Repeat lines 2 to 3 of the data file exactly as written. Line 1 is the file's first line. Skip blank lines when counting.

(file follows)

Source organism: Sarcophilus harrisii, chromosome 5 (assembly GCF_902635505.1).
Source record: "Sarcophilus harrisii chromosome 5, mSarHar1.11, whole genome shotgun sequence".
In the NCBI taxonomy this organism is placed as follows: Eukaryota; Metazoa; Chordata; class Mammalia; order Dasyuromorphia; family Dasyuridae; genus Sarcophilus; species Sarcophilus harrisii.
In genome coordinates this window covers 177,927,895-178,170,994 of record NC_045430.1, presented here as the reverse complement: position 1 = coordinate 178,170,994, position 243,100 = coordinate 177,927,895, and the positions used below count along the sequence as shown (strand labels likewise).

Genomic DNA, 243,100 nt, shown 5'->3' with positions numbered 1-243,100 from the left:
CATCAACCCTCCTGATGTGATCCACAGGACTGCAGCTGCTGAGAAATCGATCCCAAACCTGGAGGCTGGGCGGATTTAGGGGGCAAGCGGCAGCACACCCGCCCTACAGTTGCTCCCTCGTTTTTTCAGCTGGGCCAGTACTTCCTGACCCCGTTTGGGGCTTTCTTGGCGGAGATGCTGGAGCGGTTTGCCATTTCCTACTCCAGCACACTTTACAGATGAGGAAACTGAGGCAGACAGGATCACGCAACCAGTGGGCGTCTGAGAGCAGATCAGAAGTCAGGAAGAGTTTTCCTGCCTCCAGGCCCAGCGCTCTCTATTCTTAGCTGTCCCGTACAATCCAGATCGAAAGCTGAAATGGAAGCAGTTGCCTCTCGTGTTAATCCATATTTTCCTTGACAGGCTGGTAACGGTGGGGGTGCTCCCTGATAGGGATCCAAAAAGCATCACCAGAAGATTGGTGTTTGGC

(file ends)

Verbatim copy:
Source record: "Sarcophilus harrisii chromosome 5, mSarHar1.11, whole genome shotgun sequence".
In the NCBI taxonomy this organism is placed as follows: Eukaryota; Metazoa; Chordata; class Mammalia; order Dasyuromorphia; family Dasyuridae; genus Sarcophilus; species Sarcophilus harrisii.